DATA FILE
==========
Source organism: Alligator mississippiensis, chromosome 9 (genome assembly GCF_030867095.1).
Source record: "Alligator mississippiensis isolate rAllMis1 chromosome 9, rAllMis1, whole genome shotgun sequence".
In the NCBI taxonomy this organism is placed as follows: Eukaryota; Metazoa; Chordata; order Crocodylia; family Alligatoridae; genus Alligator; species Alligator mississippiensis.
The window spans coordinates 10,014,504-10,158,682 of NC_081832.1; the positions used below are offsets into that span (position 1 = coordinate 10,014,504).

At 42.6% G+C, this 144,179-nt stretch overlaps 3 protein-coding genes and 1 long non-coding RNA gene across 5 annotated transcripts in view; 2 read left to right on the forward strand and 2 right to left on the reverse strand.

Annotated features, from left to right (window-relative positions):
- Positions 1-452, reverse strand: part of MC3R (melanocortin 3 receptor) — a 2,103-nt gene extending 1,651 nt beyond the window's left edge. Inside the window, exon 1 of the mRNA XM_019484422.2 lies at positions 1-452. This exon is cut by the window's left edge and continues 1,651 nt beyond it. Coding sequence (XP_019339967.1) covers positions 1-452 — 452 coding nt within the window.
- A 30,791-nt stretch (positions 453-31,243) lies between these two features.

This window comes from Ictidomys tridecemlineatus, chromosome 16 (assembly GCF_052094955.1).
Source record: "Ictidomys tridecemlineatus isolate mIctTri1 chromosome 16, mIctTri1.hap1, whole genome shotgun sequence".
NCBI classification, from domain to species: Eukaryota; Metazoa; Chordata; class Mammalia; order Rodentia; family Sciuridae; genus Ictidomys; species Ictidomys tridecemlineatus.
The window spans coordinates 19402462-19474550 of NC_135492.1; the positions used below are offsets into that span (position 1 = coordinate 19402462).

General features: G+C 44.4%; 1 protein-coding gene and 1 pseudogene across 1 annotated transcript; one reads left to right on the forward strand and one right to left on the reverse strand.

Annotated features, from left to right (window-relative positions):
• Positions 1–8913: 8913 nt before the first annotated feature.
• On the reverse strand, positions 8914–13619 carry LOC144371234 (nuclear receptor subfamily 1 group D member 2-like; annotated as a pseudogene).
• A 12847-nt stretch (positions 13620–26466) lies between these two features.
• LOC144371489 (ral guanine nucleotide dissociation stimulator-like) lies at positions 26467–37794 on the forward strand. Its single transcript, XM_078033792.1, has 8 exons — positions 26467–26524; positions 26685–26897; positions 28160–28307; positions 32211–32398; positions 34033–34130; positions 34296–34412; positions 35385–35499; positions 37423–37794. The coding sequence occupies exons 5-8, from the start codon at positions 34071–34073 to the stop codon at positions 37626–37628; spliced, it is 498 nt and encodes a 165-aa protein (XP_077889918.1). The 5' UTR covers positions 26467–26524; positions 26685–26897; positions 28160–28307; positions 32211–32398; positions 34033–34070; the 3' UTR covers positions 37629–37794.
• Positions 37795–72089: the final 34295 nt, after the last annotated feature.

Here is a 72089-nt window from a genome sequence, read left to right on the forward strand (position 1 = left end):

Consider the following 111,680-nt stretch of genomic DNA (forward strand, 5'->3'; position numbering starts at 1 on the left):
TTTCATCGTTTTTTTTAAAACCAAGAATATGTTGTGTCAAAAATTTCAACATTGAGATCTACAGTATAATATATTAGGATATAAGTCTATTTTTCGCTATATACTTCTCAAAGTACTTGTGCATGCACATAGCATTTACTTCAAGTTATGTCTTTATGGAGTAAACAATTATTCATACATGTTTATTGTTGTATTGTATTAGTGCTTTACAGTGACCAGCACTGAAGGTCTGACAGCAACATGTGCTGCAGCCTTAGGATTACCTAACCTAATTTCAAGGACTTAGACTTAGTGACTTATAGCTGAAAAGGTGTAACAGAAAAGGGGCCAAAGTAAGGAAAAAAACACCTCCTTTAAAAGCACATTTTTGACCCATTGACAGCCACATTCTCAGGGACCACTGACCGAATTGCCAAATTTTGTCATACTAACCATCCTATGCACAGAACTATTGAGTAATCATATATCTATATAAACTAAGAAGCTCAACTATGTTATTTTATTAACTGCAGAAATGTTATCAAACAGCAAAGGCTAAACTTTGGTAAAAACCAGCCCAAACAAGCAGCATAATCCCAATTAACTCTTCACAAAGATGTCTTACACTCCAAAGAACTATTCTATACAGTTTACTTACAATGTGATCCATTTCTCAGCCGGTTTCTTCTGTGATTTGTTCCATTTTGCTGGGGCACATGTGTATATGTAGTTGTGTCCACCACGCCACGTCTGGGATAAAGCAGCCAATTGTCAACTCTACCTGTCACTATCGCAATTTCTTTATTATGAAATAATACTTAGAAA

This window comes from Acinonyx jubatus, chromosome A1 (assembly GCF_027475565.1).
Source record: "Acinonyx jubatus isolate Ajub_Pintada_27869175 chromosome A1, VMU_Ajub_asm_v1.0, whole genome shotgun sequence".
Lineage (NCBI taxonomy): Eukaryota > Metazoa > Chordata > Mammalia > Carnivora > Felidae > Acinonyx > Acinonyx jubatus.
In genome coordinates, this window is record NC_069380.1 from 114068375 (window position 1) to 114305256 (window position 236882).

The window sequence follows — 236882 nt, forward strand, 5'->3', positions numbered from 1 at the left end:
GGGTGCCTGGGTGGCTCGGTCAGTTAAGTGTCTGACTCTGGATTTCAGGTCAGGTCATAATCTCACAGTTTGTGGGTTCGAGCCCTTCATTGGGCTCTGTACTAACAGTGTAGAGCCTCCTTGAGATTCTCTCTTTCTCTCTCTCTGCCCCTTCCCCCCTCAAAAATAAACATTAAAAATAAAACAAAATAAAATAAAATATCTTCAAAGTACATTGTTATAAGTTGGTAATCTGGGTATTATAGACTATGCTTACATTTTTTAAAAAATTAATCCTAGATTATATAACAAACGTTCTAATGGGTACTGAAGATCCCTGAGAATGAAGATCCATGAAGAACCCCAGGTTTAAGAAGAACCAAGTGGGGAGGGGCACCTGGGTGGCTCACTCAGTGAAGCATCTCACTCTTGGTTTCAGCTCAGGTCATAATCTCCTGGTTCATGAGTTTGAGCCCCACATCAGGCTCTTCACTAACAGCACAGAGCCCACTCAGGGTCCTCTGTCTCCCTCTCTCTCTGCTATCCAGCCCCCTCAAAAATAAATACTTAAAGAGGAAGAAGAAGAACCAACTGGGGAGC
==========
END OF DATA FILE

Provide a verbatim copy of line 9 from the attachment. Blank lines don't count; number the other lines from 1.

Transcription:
This window comes from Ictidomys tridecemlineatus, chromosome 16 (assembly GCF_052094955.1).